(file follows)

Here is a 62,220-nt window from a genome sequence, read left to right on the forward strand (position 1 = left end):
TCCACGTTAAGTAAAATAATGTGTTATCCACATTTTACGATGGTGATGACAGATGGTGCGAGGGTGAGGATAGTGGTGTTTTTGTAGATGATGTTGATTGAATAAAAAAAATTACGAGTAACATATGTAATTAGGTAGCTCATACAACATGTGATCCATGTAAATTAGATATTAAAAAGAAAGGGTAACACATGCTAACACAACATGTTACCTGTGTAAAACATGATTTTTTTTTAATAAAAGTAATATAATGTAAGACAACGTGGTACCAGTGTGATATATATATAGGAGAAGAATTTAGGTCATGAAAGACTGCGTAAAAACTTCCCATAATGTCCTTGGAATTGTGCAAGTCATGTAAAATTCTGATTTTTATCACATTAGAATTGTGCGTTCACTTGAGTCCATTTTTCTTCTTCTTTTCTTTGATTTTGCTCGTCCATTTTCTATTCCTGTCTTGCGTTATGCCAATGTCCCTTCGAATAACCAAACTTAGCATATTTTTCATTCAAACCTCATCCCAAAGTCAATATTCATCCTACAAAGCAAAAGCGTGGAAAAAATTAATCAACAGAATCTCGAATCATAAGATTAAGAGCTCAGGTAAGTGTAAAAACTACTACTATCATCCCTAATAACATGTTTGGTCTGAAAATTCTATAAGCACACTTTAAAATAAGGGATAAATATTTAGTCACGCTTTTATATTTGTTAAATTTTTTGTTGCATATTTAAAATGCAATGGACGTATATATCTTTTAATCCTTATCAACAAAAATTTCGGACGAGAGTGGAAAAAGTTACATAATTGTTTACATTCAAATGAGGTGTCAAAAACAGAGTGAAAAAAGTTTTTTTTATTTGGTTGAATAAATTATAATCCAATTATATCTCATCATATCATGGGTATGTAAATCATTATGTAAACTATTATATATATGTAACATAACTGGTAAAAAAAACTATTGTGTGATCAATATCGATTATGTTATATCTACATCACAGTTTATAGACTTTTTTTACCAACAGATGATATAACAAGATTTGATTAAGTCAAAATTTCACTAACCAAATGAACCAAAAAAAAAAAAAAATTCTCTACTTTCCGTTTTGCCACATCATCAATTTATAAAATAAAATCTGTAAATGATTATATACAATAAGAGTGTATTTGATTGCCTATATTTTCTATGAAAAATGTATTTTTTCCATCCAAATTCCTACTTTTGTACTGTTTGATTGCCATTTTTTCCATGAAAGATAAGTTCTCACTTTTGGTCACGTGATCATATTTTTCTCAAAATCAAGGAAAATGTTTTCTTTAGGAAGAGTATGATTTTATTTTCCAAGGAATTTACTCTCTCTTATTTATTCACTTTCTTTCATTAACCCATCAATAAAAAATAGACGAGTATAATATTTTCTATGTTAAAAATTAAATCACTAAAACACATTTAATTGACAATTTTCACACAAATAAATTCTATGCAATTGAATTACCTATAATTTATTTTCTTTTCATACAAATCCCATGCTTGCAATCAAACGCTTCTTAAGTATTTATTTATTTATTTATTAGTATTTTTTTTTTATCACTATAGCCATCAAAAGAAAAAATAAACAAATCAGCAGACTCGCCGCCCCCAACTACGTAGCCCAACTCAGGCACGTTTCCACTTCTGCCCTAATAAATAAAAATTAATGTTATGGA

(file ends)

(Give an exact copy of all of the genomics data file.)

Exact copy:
Here is a 62,220-nt window from a genome sequence, read left to right on the forward strand (position 1 = left end):
TCCACGTTAAGTAAAATAATGTGTTATCCACATTTTACGATGGTGATGACAGATGGTGCGAGGGTGAGGATAGTGGTGTTTTTGTAGATGATGTTGATTGAATAAAAAAAATTACGAGTAACATATGTAATTAGGTAGCTCATACAACATGTGATCCATGTAAATTAGATATTAAAAAGAAAGGGTAACACATGCTAACACAACATGTTACCTGTGTAAAACATGATTTTTTTTTAATAAAAGTAATATAATGTAAGACAACGTGGTACCAGTGTGATATATATATAGGAGAAGAATTTAGGTCATGAAAGACTGCGTAAAAACTTCCCATAATGTCCTTGGAATTGTGCAAGTCATGTAAAATTCTGATTTTTATCACATTAGAATTGTGCGTTCACTTGAGTCCATTTTTCTTCTTCTTTTCTTTGATTTTGCTCGTCCATTTTCTATTCCTGTCTTGCGTTATGCCAATGTCCCTTCGAATAACCAAACTTAGCATATTTTTCATTCAAACCTCATCCCAAAGTCAATATTCATCCTACAAAGCAAAAGCGTGGAAAAAATTAATCAACAGAATCTCGAATCATAAGATTAAGAGCTCAGGTAAGTGTAAAAACTACTACTATCATCCCTAATAACATGTTTGGTCTGAAAATTCTATAAGCACACTTTAAAATAAGGGATAAATATTTAGTCACGCTTTTATATTTGTTAAATTTTTTGTTGCATATTTAAAATGCAATGGACGTATATATCTTTTAATCCTTATCAACAAAAATTTCGGACGAGAGTGGAAAAAGTTACATAATTGTTTACATTCAAATGAGGTGTCAAAAACAGAGTGAAAAAAGTTTTTTTTATTTGGTTGAATAAATTATAATCCAATTATATCTCATCATATCATGGGTATGTAAATCATTATGTAAACTATTATATATATGTAACATAACTGGTAAAAAAAACTATTGTGTGATCAATATCGATTATGTTATATCTACATCACAGTTTATAGACTTTTTTTACCAACAGATGATATAACAAGATTTGATTAAGTCAAAATTTCACTAACCAAATGAACCAAAAAAAAAAAAAAATTCTCTACTTTCCGTTTTGCCACATCATCAATTTATAAAATAAAATCTGTAAATGATTATATACAATAAGAGTGTATTTGATTGCCTATATTTTCTATGAAAAATGTATTTTTTCCATCCAAATTCCTACTTTTGTACTGTTTGATTGCCATTTTTTCCATGAAAGATAAGTTCTCACTTTTGGTCACGTGATCATATTTTTCTCAAAATCAAGGAAAATGTTTTCTTTAGGAAGAGTATGATTTTATTTTCCAAGGAATTTACTCTCTCTTATTTATTCACTTTCTTTCATTAACCCATCAATAAAAAATAGACGAGTATAATATTTTCTATGTTAAAAATTAAATCACTAAAACACATTTAATTGACAATTTTCACACAAATAAATTCTATGCAATTGAATTACCTATAATTTATTTTCTTTTCATACAAATCCCATGCTTGCAATCAAACGCTTCTTAAGTATTTATTTATTTATTTATTAGTATTTTTTTTTTATCACTATAGCCATCAAAAGAAAAAATAAACAAATCAGCAGACTCGCCGCCCCCAACTACGTAGCCCAACTCAGGCACGTTTCCACTTCTGCCCTAATAAATAAAAATTAATGTTATGGA